XMT is an imaging system used to reconstruct a radiographic model of a small object through multiple X-ray projections. The resultant radiographic model can be virtually sectioned horizontally or sagitally. The MD of enamel at any specific site can be calculated by comparing its opacity (grey level reading) to that of four ‘standard’ hydroxyapatite (HA) discs (of known MDs) that are scanned along with each sample tooth (Suppl. Fig. 3).

Using Microsoft Excel, the grey levels of the discs (as seen on the resultant X-ray scans) are plotted against their pre-measured MDs, thus generating a scatter plot with regression equation and a typical linear regression coefficient of 0.99 (Suppl. Fig. 4). The generated regression equation of each plot is then used to calculate the MD of the enamel at specific regions of interest.

For example, from the equation in supplementary figure 4, if a certain region of interest in enamel had a grey level reading of 182, the MD can be calculated from the equation: MD = 0.016×182-0.8491 = 2.0629 g/cm3. The XMT system used in this study was SkyScan 1172 (SkyScan N.V., Aartselaar, Belgium). Images were reconstructed using a modified Feldkamp cone-beam algorithm (NRecon, Version, and subsequently analysed using the software package CT Analyser (Version, SkyScan N.V., Aartselaar, Belgium).

Mapping the mineral density

The methodology developed by McKay et al.[6] was used to map the MD of discoloured and non-discoloured teeth. In summary, the MD of each tooth was measured at horizontal slices in increments of 1 mm from the cemento-enamel junction (CEJ) to the cusp/incisal tip. After that, one representative section was chosen for measuring the MD from the dentine-enamel junction (DEJ) to the outer surface in increments of 100 µm (see McKay et al.[6]).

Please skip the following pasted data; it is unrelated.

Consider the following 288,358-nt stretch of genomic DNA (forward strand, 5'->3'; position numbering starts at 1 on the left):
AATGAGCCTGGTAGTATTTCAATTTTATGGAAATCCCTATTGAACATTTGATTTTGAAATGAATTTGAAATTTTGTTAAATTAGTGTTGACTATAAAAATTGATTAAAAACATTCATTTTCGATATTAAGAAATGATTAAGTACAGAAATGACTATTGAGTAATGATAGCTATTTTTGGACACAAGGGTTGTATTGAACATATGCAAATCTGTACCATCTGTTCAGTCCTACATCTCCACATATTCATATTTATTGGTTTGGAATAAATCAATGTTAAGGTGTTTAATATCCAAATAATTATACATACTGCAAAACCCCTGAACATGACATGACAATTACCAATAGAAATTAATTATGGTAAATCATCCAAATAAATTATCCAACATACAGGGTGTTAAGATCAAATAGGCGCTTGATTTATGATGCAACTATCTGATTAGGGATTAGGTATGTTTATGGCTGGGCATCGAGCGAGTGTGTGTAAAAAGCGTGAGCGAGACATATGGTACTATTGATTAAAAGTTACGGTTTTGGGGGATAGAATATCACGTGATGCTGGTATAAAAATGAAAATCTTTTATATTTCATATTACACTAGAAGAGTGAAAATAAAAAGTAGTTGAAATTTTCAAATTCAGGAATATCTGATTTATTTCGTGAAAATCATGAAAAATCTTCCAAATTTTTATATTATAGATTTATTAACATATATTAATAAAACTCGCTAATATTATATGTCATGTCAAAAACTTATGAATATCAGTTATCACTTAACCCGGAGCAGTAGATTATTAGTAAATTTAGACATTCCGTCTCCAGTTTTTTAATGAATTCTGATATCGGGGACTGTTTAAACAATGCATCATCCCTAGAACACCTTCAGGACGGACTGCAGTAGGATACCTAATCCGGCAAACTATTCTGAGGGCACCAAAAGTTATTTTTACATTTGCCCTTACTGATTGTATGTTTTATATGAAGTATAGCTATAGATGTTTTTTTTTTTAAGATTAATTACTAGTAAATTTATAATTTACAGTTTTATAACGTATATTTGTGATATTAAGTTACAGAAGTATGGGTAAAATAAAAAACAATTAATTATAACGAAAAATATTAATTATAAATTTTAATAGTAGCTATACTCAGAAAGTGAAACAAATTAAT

The representative section from discoloured teeth was chosen at the most severely discoloured part of the tooth, while in non-discoloured teeth, the representative section was chosen at the middle part of the tooth. Additional MD readings were recorded at non-discoloured areas within the discoloured teeth. A horizontal cross-sectional slice was selected for each discoloured tooth where enamel discolouration did not appear macroscopically. Readings were then taken from the DEJ to the outer surface of enamel in increments of 100 µm. This was carried out to assess whether discoloured teeth were more hypomineralised in general compared to non-discoloured teeth, or only within the affected discoloured areas.

Statistical analysis

Data were analysed in Intercooled Stata Version 13 (StataCorp, Texas). Differences in MD between discoloured and non-discoloured teeth were tested for statistical significance using unpaired t-tests. Paired t-tests were used to assess the affected and unaffected sites within the same tooth.

Funding Statement

This paper was partially funded by a competitive Summer Student Bursary from the Otago School of Medical Sciences awarded to LP. The funding for the XMT was provided by the Department of Anatomy to SH.


The authors wish to thank Andrew McNaughton (Otago Centre for Confocal Microscopy) for his assistance with the use of the micro-CT, and the University of New South Wales for the use of two hydroxyapatite phantoms. We are indebted to the Kingdom of Tonga for their permission to work on this material. Nathan Harris and Robbie McPhee assisted with the production of maps and photographs.

Ethics Statement

The archaeological collection from ‘Atele in Tonga is currently held at the Department of Anatomy, University of Otago, and all permissions were obtained from the University and the Kingdom of Tonga. No ethical approval was necessary.

No fraudulence is committed in performing these experiments or during processing of the data. We understand that in the case of fraudulence, the study can be retracted by ScienceMatters.